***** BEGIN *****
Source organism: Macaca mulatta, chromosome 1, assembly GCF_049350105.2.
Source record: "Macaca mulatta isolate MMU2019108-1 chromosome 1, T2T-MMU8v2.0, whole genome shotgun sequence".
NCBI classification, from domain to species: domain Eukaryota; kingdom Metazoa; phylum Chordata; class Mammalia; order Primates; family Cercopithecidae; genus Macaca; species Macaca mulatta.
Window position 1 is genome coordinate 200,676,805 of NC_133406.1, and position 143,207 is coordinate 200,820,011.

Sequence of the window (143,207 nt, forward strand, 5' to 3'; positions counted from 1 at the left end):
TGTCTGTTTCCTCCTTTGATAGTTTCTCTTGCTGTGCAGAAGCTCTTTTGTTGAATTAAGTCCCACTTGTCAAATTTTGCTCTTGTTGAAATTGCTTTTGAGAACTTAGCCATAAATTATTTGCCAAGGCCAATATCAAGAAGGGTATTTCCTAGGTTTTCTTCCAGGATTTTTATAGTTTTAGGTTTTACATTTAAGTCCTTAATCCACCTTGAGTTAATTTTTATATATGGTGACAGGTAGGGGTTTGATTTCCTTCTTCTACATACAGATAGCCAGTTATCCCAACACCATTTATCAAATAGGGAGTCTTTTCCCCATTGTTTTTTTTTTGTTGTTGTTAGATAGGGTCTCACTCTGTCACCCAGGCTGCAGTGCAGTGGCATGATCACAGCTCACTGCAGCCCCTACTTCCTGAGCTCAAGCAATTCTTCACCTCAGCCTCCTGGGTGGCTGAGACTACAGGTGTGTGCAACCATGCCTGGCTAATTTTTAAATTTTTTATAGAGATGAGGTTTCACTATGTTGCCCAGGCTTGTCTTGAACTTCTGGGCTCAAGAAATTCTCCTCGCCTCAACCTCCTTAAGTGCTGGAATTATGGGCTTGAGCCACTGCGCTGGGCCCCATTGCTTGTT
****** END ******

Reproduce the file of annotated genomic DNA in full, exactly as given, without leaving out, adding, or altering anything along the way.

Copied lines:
Source organism: Macaca mulatta, chromosome 1, assembly GCF_049350105.2.
Source record: "Macaca mulatta isolate MMU2019108-1 chromosome 1, T2T-MMU8v2.0, whole genome shotgun sequence".
NCBI classification, from domain to species: domain Eukaryota; kingdom Metazoa; phylum Chordata; class Mammalia; order Primates; family Cercopithecidae; genus Macaca; species Macaca mulatta.
Window position 1 is genome coordinate 200,676,805 of NC_133406.1, and position 143,207 is coordinate 200,820,011.

Sequence of the window (143,207 nt, forward strand, 5' to 3'; positions counted from 1 at the left end):
TGTCTGTTTCCTCCTTTGATAGTTTCTCTTGCTGTGCAGAAGCTCTTTTGTTGAATTAAGTCCCACTTGTCAAATTTTGCTCTTGTTGAAATTGCTTTTGAGAACTTAGCCATAAATTATTTGCCAAGGCCAATATCAAGAAGGGTATTTCCTAGGTTTTCTTCCAGGATTTTTATAGTTTTAGGTTTTACATTTAAGTCCTTAATCCACCTTGAGTTAATTTTTATATATGGTGACAGGTAGGGGTTTGATTTCCTTCTTCTACATACAGATAGCCAGTTATCCCAACACCATTTATCAAATAGGGAGTCTTTTCCCCATTGTTTTTTTTTTGTTGTTGTTAGATAGGGTCTCACTCTGTCACCCAGGCTGCAGTGCAGTGGCATGATCACAGCTCACTGCAGCCCCTACTTCCTGAGCTCAAGCAATTCTTCACCTCAGCCTCCTGGGTGGCTGAGACTACAGGTGTGTGCAACCATGCCTGGCTAATTTTTAAATTTTTTATAGAGATGAGGTTTCACTATGTTGCCCAGGCTTGTCTTGAACTTCTGGGCTCAAGAAATTCTCCTCGCCTCAACCTCCTTAAGTGCTGGAATTATGGGCTTGAGCCACTGCGCTGGGCCCCATTGCTTGTT